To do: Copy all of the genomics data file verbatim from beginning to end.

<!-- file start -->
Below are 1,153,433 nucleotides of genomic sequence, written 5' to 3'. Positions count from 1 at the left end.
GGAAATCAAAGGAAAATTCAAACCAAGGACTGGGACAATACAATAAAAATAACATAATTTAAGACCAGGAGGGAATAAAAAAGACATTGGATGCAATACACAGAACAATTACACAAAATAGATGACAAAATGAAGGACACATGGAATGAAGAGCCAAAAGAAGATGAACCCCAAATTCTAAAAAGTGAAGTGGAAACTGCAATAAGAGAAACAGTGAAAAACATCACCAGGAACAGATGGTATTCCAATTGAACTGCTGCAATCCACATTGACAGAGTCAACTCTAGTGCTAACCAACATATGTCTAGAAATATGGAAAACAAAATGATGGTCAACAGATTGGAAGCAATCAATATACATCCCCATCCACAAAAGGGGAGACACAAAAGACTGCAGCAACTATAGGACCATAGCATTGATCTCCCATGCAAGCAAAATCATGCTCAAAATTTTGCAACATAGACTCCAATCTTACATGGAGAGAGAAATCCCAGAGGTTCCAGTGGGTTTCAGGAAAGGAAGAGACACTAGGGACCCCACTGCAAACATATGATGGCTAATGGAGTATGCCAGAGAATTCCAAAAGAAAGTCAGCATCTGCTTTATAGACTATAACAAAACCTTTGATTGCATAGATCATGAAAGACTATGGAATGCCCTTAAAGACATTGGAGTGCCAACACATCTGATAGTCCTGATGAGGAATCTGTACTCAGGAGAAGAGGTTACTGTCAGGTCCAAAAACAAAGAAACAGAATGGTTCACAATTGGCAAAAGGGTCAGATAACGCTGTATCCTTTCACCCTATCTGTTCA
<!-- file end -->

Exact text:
Below are 1,153,433 nucleotides of genomic sequence, written 5' to 3'. Positions count from 1 at the left end.
GGAAATCAAAGGAAAATTCAAACCAAGGACTGGGACAATACAATAAAAATAACATAATTTAAGACCAGGAGGGAATAAAAAAGACATTGGATGCAATACACAGAACAATTACACAAAATAGATGACAAAATGAAGGACACATGGAATGAAGAGCCAAAAGAAGATGAACCCCAAATTCTAAAAAGTGAAGTGGAAACTGCAATAAGAGAAACAGTGAAAAACATCACCAGGAACAGATGGTATTCCAATTGAACTGCTGCAATCCACATTGACAGAGTCAACTCTAGTGCTAACCAACATATGTCTAGAAATATGGAAAACAAAATGATGGTCAACAGATTGGAAGCAATCAATATACATCCCCATCCACAAAAGGGGAGACACAAAAGACTGCAGCAACTATAGGACCATAGCATTGATCTCCCATGCAAGCAAAATCATGCTCAAAATTTTGCAACATAGACTCCAATCTTACATGGAGAGAGAAATCCCAGAGGTTCCAGTGGGTTTCAGGAAAGGAAGAGACACTAGGGACCCCACTGCAAACATATGATGGCTAATGGAGTATGCCAGAGAATTCCAAAAGAAAGTCAGCATCTGCTTTATAGACTATAACAAAACCTTTGATTGCATAGATCATGAAAGACTATGGAATGCCCTTAAAGACATTGGAGTGCCAACACATCTGATAGTCCTGATGAGGAATCTGTACTCAGGAGAAGAGGTTACTGTCAGGTCCAAAAACAAAGAAACAGAATGGTTCACAATTGGCAAAAGGGTCAGATAACGCTGTATCCTTTCACCCTATCTGTTCA